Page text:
China’s North Korean Liability

How Washington Can Get Beijing to Rein In Pyongyang

U.S. President Donald Trump and Chinese President Xi Jinping attend the bilateral meeting at the G20 leaders summit in Hamburg, Germany, July 8, 2017. Carlos Barria / Reuters

On July 8, at the G-20 summit in Hamburg, U.S. President Donald Trump held a cordial press conference with Chinese President Xi Jinping where they discussed how they would address the growing threat of North Korea. Just days before, on July 4, as many Americans were observing Independence Day, North Korea announced that it had successfully tested an intercontinental ballistic missile capable of reaching Alaska. This was likely on Trump’s mind at the summit when he told this Chinese counterpart that he believed the two of them would “come to a successful conclusion” in reining in Pyongyang. The key challenge, of course, is how they will get there.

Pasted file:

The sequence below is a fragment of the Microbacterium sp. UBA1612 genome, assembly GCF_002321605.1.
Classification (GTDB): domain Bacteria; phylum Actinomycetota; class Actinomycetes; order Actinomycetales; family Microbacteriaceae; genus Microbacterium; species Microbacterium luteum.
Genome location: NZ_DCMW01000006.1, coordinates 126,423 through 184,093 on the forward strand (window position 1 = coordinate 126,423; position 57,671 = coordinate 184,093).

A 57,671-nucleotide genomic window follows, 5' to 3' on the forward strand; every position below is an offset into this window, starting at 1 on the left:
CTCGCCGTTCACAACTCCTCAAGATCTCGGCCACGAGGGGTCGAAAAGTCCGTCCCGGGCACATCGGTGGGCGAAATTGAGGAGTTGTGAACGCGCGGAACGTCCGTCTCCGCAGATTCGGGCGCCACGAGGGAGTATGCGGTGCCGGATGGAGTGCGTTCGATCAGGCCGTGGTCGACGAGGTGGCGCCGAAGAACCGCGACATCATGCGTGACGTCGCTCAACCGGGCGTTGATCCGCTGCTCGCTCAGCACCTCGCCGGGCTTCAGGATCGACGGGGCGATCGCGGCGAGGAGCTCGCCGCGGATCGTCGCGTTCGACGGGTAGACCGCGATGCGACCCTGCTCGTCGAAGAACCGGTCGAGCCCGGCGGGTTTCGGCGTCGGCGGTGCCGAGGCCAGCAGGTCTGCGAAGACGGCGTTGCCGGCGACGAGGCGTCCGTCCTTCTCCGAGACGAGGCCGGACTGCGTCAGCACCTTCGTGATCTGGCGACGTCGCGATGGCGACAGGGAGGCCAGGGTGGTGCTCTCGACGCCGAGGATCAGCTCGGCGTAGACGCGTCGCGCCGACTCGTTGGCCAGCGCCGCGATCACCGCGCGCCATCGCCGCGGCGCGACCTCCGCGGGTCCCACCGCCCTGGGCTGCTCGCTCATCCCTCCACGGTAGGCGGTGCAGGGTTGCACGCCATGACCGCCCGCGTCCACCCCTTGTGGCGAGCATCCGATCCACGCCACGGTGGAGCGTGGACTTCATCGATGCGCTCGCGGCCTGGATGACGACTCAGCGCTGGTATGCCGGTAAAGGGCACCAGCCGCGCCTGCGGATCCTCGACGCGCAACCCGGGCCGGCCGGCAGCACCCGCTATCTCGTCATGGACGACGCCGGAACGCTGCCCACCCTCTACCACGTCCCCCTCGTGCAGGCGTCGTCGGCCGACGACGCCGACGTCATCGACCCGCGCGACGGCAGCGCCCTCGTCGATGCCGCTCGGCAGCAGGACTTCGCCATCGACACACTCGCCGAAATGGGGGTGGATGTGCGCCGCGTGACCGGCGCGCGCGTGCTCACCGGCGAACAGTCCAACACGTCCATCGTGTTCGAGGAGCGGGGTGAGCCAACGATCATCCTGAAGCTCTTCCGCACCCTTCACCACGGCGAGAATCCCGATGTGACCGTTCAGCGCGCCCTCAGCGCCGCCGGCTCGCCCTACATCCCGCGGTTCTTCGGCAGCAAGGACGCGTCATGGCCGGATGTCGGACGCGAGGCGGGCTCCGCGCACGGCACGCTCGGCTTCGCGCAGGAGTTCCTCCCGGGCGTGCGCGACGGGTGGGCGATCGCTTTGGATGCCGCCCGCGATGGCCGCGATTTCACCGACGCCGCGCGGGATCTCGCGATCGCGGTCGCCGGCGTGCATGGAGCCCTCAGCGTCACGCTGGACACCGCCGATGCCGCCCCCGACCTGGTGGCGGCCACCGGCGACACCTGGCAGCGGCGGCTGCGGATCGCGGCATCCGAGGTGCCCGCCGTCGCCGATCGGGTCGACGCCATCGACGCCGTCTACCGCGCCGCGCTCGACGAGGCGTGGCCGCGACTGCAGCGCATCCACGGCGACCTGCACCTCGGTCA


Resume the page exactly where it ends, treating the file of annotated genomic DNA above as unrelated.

For over two and a half decades, international efforts to curb North Korea’s nuclear ambitions have been in vain. Pyongyang has repeatedly and blatantly violated its multiple commitments to denuclearize and shows no willingness to fulfill its promises to do so.

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